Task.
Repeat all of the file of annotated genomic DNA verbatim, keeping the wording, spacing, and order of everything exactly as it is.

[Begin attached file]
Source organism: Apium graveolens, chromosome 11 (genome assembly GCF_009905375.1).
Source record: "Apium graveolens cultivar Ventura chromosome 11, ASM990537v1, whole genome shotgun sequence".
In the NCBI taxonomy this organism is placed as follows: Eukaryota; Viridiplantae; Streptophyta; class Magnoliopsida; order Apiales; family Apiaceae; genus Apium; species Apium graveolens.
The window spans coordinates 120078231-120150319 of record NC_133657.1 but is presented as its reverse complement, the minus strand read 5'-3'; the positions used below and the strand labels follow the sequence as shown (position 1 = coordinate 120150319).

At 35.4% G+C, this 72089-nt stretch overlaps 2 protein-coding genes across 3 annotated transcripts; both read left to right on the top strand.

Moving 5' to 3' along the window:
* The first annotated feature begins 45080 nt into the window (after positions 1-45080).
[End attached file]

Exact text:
Source organism: Apium graveolens, chromosome 11 (genome assembly GCF_009905375.1).
Source record: "Apium graveolens cultivar Ventura chromosome 11, ASM990537v1, whole genome shotgun sequence".
In the NCBI taxonomy this organism is placed as follows: Eukaryota; Viridiplantae; Streptophyta; class Magnoliopsida; order Apiales; family Apiaceae; genus Apium; species Apium graveolens.
The window spans coordinates 120078231-120150319 of record NC_133657.1 but is presented as its reverse complement, the minus strand read 5'-3'; the positions used below and the strand labels follow the sequence as shown (position 1 = coordinate 120150319).

At 35.4% G+C, this 72089-nt stretch overlaps 2 protein-coding genes across 3 annotated transcripts; both read left to right on the top strand.

Moving 5' to 3' along the window:
* The first annotated feature begins 45080 nt into the window (after positions 1-45080).